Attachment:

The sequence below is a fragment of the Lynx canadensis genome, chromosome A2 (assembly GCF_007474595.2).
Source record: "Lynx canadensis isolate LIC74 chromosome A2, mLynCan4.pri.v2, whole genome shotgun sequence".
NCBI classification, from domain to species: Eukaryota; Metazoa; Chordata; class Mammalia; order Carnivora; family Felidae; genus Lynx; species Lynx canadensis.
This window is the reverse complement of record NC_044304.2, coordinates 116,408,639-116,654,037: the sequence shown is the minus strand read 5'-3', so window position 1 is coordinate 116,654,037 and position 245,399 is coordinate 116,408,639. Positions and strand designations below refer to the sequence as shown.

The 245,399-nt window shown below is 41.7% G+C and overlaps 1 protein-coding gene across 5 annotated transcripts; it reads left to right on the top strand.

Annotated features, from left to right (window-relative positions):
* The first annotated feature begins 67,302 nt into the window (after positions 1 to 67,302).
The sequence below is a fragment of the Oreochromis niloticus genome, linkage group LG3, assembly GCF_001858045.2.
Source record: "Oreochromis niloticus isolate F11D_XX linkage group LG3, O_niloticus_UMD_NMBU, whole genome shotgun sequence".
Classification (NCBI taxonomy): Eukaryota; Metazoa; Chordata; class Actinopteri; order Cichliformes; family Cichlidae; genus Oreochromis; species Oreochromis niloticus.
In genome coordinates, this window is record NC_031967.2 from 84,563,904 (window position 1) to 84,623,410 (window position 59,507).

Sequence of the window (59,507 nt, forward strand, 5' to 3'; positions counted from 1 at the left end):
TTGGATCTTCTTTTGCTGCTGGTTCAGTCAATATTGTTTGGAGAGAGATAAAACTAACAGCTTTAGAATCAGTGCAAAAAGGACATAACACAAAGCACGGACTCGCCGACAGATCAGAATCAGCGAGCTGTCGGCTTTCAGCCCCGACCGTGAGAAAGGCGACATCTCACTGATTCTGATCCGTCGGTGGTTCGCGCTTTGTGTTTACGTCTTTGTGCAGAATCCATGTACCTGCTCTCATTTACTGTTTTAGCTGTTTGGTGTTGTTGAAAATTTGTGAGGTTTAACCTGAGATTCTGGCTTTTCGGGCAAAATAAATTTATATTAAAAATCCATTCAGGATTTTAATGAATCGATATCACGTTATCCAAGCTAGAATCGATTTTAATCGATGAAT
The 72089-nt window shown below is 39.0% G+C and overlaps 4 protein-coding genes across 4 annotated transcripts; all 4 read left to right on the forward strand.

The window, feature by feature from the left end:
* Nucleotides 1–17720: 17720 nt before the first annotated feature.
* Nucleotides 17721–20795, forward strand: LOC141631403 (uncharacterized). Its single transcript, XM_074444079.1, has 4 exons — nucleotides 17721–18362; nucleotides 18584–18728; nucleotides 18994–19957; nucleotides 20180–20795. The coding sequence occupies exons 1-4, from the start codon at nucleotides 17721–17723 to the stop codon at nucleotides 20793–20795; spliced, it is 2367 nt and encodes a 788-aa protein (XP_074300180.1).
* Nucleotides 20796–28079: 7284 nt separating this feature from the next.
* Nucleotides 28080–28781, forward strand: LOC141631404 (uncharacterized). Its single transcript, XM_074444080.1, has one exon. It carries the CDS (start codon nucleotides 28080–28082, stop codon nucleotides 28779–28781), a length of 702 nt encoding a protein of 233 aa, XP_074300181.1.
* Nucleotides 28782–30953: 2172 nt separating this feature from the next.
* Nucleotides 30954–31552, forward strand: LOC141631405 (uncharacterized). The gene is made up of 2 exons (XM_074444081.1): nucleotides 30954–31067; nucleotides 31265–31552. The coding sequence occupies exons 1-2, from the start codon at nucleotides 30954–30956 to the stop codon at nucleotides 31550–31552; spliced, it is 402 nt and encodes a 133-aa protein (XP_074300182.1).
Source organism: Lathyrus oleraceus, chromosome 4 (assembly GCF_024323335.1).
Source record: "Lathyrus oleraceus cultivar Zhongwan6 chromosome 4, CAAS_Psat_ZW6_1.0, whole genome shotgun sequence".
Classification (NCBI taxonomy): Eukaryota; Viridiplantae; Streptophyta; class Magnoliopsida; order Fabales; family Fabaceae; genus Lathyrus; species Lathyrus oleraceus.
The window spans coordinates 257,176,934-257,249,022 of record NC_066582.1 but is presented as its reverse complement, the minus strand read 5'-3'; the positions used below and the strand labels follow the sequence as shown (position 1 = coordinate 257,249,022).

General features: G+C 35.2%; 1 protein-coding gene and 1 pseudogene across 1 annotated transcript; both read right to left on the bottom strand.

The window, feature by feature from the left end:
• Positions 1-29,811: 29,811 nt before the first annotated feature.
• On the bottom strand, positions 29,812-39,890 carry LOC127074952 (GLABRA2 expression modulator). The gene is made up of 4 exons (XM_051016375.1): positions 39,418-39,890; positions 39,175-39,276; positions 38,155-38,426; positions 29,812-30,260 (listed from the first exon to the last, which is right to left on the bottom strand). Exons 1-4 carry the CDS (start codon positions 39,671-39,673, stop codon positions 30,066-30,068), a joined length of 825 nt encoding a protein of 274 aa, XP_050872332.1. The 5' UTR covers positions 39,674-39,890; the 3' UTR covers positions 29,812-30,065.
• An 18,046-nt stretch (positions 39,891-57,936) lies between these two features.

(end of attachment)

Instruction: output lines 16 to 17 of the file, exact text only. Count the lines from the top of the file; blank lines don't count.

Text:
* Nucleotides 1–17720: 17720 nt before the first annotated feature.
* Nucleotides 17721–20795, forward strand: LOC141631403 (uncharacterized). Its single transcript, XM_074444079.1, has 4 exons — nucleotides 17721–18362; nucleotides 18584–18728; nucleotides 18994–19957; nucleotides 20180–20795. The coding sequence occupies exons 1-4, from the start codon at nucleotides 17721–17723 to the stop codon at nucleotides 20793–20795; spliced, it is 2367 nt and encodes a 788-aa protein (XP_074300180.1).